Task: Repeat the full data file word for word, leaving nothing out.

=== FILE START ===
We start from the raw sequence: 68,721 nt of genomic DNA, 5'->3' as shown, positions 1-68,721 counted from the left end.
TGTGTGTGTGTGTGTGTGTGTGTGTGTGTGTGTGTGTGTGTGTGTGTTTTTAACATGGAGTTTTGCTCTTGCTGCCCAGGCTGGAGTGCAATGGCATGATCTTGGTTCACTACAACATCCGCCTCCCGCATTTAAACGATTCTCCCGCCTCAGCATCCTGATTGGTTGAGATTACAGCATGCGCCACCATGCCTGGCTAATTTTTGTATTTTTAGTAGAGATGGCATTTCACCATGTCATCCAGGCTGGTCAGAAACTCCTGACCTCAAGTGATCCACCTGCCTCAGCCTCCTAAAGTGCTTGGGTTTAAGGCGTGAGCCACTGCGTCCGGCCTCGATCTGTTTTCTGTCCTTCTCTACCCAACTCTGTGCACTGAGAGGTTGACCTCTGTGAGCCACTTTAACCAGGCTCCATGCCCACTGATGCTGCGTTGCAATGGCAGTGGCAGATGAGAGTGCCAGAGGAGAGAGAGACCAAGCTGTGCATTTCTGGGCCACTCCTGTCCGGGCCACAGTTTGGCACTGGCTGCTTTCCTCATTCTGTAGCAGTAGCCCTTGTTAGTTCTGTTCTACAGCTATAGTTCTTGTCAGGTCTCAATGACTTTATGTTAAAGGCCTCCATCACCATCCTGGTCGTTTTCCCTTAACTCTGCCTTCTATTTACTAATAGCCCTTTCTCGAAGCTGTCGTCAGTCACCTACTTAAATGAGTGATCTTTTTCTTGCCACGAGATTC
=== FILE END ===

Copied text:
We start from the raw sequence: 68,721 nt of genomic DNA, 5'->3' as shown, positions 1-68,721 counted from the left end.
TGTGTGTGTGTGTGTGTGTGTGTGTGTGTGTGTGTGTGTGTGTGTGTTTTTAACATGGAGTTTTGCTCTTGCTGCCCAGGCTGGAGTGCAATGGCATGATCTTGGTTCACTACAACATCCGCCTCCCGCATTTAAACGATTCTCCCGCCTCAGCATCCTGATTGGTTGAGATTACAGCATGCGCCACCATGCCTGGCTAATTTTTGTATTTTTAGTAGAGATGGCATTTCACCATGTCATCCAGGCTGGTCAGAAACTCCTGACCTCAAGTGATCCACCTGCCTCAGCCTCCTAAAGTGCTTGGGTTTAAGGCGTGAGCCACTGCGTCCGGCCTCGATCTGTTTTCTGTCCTTCTCTACCCAACTCTGTGCACTGAGAGGTTGACCTCTGTGAGCCACTTTAACCAGGCTCCATGCCCACTGATGCTGCGTTGCAATGGCAGTGGCAGATGAGAGTGCCAGAGGAGAGAGAGACCAAGCTGTGCATTTCTGGGCCACTCCTGTCCGGGCCACAGTTTGGCACTGGCTGCTTTCCTCATTCTGTAGCAGTAGCCCTTGTTAGTTCTGTTCTACAGCTATAGTTCTTGTCAGGTCTCAATGACTTTATGTTAAAGGCCTCCATCACCATCCTGGTCGTTTTCCCTTAACTCTGCCTTCTATTTACTAATAGCCCTTTCTCGAAGCTGTCGTCAGTCACCTACTTAAATGAGTGATCTTTTTCTTGCCACGAGATTC